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The End of Exceptionalism in American Education: The Changing Politics of School Reform, Jeffrey R. Henig

Reviewed by Terry M. Moe

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Jeffrey Henig’s new book is about the changing governance of the public schools and why it matters. Henig’s central theme is that local, single‐purpose gover­nance—a hallmark that has made education “exceptional” by comparison to other realms of public policy—has been giving way to general‐purpose gover­nance, sometimes through mayoral control, but mainly through a shift to state and national decision arenas. With this ongoing shift in governance, he argues, education is being plunged into the same governance mix with other public policies, and this change has consequences for power, politics, and reform.

The book’s title is a bit too bold. Henig does not really claim that “excep­tionalism” has come to an end or that a dramatic break has occurred. He is talking about incremental changes that have been unfolding over a very long period of time, saying that education’s special status “has been eroding” and is “under pressure and beginning to fray.” These are developments, moreover, that are already well known to scholars familiar with the basic history of American education. Everyone can agree that local control has been under siege for decades, and that state and federal arenas, including the courts, have been actively involved in governing public education.

What is most interesting about Henig’s analysis is not the heralding of a new era. It is his attempt to explain why there has been a long‐term shift away from local control toward higher levels of governance and what the consequences are. These are important questions that scholars have rarely addressed. Here, Henig is moving into new terrain, and for that, he deserves great credit. This is what contributions are made of. For reasons that I can only briefly discuss, I think the analysis he carries out misses the mark in key respects. But as a novel attempt to tackle big questions, it is sure to turn on light bulbs for many scholars in this field and to inspire a spate of new theory and research on educational gover­nance. That is a very positive contribution indeed.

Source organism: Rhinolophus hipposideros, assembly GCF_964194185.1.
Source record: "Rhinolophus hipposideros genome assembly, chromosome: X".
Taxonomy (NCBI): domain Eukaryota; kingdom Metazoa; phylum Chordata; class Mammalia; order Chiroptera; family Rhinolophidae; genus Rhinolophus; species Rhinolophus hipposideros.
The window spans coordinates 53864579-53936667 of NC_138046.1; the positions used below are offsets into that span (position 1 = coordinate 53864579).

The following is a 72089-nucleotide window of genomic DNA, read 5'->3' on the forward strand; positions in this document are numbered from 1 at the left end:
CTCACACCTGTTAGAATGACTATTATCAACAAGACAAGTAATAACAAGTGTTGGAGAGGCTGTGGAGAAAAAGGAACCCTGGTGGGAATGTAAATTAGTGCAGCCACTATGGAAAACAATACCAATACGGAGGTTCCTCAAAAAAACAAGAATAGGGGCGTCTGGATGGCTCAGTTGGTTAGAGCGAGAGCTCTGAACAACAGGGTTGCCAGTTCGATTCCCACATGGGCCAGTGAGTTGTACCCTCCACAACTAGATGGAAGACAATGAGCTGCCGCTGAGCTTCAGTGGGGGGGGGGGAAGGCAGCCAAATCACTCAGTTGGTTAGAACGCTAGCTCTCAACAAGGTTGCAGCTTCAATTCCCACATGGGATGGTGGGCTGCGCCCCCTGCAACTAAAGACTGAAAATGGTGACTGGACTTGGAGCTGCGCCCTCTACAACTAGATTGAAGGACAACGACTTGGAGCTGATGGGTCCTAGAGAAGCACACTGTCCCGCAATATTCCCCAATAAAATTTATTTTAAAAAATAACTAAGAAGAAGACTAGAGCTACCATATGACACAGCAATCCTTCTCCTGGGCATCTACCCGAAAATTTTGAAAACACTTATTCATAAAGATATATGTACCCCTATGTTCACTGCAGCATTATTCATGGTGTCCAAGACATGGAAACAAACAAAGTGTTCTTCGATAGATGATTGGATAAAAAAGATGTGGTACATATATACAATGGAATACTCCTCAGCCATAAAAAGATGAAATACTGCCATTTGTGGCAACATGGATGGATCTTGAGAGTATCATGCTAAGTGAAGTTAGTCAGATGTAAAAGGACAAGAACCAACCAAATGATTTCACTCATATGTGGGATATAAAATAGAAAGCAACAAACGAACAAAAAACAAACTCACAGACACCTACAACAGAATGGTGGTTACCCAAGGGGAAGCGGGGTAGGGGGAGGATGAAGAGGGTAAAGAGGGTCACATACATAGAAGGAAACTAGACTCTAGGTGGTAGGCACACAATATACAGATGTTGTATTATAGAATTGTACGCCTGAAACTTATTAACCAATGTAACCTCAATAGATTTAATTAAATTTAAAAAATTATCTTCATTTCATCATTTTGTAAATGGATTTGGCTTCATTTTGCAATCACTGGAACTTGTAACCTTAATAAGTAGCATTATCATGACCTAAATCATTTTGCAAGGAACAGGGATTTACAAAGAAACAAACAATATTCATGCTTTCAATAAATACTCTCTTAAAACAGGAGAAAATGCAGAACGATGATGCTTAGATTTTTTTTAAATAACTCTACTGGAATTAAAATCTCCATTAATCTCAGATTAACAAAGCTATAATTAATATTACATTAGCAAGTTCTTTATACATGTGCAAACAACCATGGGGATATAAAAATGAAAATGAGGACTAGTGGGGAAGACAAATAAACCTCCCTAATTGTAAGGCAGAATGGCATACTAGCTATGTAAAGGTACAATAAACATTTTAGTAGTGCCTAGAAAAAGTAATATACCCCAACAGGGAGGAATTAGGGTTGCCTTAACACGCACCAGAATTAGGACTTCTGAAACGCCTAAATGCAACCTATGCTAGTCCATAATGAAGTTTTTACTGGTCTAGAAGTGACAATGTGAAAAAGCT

At the heart of Henig’s analysis is a distinction between single‐purpose and general‐purpose governance, and a recognition that power is typically struc­tured very differently in the two types of arenas. Single‐purpose governance, characteristic of local school districts, tends to be “dominated by a smaller array of highly focused interest groups” and vulnerable to capture, while generalpurpose governance, characteristic of state and federal decision arenas (as well as mayoral control), tends to be “more accessible to groups with a less intense stake in the public schools,” more competitive, more crowded with other policy issues—and more open to reform (p. 3).

The type of governance, therefore, matters a lot. And because it does, Henig argues, the political dynamics should play out in a distinctive way over time, following a logic explicitly rooted in Frank R. Baumgartner and Bryan D. Jones; the established interests have incentives to engage in “venue defense” to protect local control from intrusion by outsiders, while reformers have incentives to engage in “venue shopping” in order to shift decision making to general‐purpose arenas where they can exercise greater influence.

It is a major plus that Henig aims to approach governance in a theoretical way. The analysis that makes up the book, however, is mainly an effort to highlight the making of education decisions in general‐purpose arenas, and to explain why key players like presidents, governors, and courts have chosen to get involved. The analysis, in other words, is almost entirely devoted to the change in governance—and has very little to say about the resistance to that change, or about the established interests that, according to the theory, have a stake in protecting local control.